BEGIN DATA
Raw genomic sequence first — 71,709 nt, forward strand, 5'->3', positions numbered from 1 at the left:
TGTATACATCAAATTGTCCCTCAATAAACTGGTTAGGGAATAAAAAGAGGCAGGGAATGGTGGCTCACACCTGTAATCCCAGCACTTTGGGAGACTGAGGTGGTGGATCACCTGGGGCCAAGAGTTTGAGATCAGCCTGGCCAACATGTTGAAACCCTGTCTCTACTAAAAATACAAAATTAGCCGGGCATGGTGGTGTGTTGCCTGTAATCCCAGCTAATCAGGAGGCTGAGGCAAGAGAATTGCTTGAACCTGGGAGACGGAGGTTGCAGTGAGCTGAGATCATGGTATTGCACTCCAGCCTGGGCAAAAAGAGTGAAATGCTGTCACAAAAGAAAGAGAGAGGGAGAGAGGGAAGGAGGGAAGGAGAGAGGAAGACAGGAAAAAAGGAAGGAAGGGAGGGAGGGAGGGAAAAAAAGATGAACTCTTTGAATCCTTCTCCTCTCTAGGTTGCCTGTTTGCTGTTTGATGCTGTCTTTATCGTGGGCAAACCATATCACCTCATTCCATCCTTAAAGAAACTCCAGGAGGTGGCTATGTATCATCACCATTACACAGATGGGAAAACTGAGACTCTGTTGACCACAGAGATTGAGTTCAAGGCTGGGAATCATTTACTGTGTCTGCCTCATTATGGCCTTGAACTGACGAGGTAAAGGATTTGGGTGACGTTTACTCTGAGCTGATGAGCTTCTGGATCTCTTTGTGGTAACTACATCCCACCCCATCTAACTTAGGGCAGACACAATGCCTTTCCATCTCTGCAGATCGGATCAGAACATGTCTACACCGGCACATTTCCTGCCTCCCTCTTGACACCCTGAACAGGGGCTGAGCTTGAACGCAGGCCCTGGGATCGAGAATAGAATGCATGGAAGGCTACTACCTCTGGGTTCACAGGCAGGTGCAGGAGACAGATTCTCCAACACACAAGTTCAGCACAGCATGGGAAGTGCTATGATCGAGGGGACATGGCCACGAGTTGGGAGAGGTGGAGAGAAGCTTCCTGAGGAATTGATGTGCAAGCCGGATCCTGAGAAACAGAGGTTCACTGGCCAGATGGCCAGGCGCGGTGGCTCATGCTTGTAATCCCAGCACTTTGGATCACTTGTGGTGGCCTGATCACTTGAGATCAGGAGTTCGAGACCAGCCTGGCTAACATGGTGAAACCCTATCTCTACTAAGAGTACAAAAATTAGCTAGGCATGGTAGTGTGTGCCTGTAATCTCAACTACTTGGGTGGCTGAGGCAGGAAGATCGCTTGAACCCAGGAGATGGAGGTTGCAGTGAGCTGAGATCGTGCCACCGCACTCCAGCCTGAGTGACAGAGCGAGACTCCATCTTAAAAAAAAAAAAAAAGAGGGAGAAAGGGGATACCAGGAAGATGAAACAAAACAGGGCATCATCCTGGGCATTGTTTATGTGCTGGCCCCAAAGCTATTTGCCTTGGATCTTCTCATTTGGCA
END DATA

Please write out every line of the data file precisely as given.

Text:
Raw genomic sequence first — 71,709 nt, forward strand, 5'->3', positions numbered from 1 at the left:
TGTATACATCAAATTGTCCCTCAATAAACTGGTTAGGGAATAAAAAGAGGCAGGGAATGGTGGCTCACACCTGTAATCCCAGCACTTTGGGAGACTGAGGTGGTGGATCACCTGGGGCCAAGAGTTTGAGATCAGCCTGGCCAACATGTTGAAACCCTGTCTCTACTAAAAATACAAAATTAGCCGGGCATGGTGGTGTGTTGCCTGTAATCCCAGCTAATCAGGAGGCTGAGGCAAGAGAATTGCTTGAACCTGGGAGACGGAGGTTGCAGTGAGCTGAGATCATGGTATTGCACTCCAGCCTGGGCAAAAAGAGTGAAATGCTGTCACAAAAGAAAGAGAGAGGGAGAGAGGGAAGGAGGGAAGGAGAGAGGAAGACAGGAAAAAAGGAAGGAAGGGAGGGAGGGAGGGAAAAAAAGATGAACTCTTTGAATCCTTCTCCTCTCTAGGTTGCCTGTTTGCTGTTTGATGCTGTCTTTATCGTGGGCAAACCATATCACCTCATTCCATCCTTAAAGAAACTCCAGGAGGTGGCTATGTATCATCACCATTACACAGATGGGAAAACTGAGACTCTGTTGACCACAGAGATTGAGTTCAAGGCTGGGAATCATTTACTGTGTCTGCCTCATTATGGCCTTGAACTGACGAGGTAAAGGATTTGGGTGACGTTTACTCTGAGCTGATGAGCTTCTGGATCTCTTTGTGGTAACTACATCCCACCCCATCTAACTTAGGGCAGACACAATGCCTTTCCATCTCTGCAGATCGGATCAGAACATGTCTACACCGGCACATTTCCTGCCTCCCTCTTGACACCCTGAACAGGGGCTGAGCTTGAACGCAGGCCCTGGGATCGAGAATAGAATGCATGGAAGGCTACTACCTCTGGGTTCACAGGCAGGTGCAGGAGACAGATTCTCCAACACACAAGTTCAGCACAGCATGGGAAGTGCTATGATCGAGGGGACATGGCCACGAGTTGGGAGAGGTGGAGAGAAGCTTCCTGAGGAATTGATGTGCAAGCCGGATCCTGAGAAACAGAGGTTCACTGGCCAGATGGCCAGGCGCGGTGGCTCATGCTTGTAATCCCAGCACTTTGGATCACTTGTGGTGGCCTGATCACTTGAGATCAGGAGTTCGAGACCAGCCTGGCTAACATGGTGAAACCCTATCTCTACTAAGAGTACAAAAATTAGCTAGGCATGGTAGTGTGTGCCTGTAATCTCAACTACTTGGGTGGCTGAGGCAGGAAGATCGCTTGAACCCAGGAGATGGAGGTTGCAGTGAGCTGAGATCGTGCCACCGCACTCCAGCCTGAGTGACAGAGCGAGACTCCATCTTAAAAAAAAAAAAAAAGAGGGAGAAAGGGGATACCAGGAAGATGAAACAAAACAGGGCATCATCCTGGGCATTGTTTATGTGCTGGCCCCAAAGCTATTTGCCTTGGATCTTCTCATTTGGCA